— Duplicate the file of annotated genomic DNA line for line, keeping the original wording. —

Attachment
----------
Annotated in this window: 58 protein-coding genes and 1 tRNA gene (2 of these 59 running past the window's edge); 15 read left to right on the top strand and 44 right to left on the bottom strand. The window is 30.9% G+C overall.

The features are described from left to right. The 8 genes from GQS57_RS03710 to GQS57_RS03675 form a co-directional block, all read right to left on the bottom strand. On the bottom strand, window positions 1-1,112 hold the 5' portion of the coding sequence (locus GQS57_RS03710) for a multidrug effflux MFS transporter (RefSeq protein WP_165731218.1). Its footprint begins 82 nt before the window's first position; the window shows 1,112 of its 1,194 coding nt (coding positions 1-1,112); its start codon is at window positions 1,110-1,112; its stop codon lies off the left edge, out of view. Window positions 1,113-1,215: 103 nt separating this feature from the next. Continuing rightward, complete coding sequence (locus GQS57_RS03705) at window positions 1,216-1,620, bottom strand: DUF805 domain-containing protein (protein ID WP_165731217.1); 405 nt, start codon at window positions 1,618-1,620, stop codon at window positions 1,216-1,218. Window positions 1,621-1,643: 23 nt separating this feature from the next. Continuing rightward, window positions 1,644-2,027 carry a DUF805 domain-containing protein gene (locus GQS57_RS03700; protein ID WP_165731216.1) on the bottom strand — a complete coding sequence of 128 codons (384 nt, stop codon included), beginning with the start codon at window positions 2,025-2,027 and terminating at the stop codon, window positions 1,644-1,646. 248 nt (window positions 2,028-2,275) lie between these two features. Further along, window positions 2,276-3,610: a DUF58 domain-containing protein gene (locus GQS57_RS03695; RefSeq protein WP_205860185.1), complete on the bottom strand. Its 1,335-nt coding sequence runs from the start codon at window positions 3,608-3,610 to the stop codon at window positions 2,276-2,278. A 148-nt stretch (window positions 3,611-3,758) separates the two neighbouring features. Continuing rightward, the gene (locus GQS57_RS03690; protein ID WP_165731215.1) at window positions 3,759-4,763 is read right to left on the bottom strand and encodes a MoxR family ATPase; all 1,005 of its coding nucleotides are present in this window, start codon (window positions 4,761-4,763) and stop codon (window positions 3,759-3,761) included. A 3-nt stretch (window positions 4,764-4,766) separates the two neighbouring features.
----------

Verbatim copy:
Annotated in this window: 58 protein-coding genes and 1 tRNA gene (2 of these 59 running past the window's edge); 15 read left to right on the top strand and 44 right to left on the bottom strand. The window is 30.9% G+C overall.

The features are described from left to right. The 8 genes from GQS57_RS03710 to GQS57_RS03675 form a co-directional block, all read right to left on the bottom strand. On the bottom strand, window positions 1-1,112 hold the 5' portion of the coding sequence (locus GQS57_RS03710) for a multidrug effflux MFS transporter (RefSeq protein WP_165731218.1). Its footprint begins 82 nt before the window's first position; the window shows 1,112 of its 1,194 coding nt (coding positions 1-1,112); its start codon is at window positions 1,110-1,112; its stop codon lies off the left edge, out of view. Window positions 1,113-1,215: 103 nt separating this feature from the next. Continuing rightward, complete coding sequence (locus GQS57_RS03705) at window positions 1,216-1,620, bottom strand: DUF805 domain-containing protein (protein ID WP_165731217.1); 405 nt, start codon at window positions 1,618-1,620, stop codon at window positions 1,216-1,218. Window positions 1,621-1,643: 23 nt separating this feature from the next. Continuing rightward, window positions 1,644-2,027 carry a DUF805 domain-containing protein gene (locus GQS57_RS03700; protein ID WP_165731216.1) on the bottom strand — a complete coding sequence of 128 codons (384 nt, stop codon included), beginning with the start codon at window positions 2,025-2,027 and terminating at the stop codon, window positions 1,644-1,646. 248 nt (window positions 2,028-2,275) lie between these two features. Further along, window positions 2,276-3,610: a DUF58 domain-containing protein gene (locus GQS57_RS03695; RefSeq protein WP_205860185.1), complete on the bottom strand. Its 1,335-nt coding sequence runs from the start codon at window positions 3,608-3,610 to the stop codon at window positions 2,276-2,278. A 148-nt stretch (window positions 3,611-3,758) separates the two neighbouring features. Continuing rightward, the gene (locus GQS57_RS03690; protein ID WP_165731215.1) at window positions 3,759-4,763 is read right to left on the bottom strand and encodes a MoxR family ATPase; all 1,005 of its coding nucleotides are present in this window, start codon (window positions 4,761-4,763) and stop codon (window positions 3,759-3,761) included. A 3-nt stretch (window positions 4,764-4,766) separates the two neighbouring features.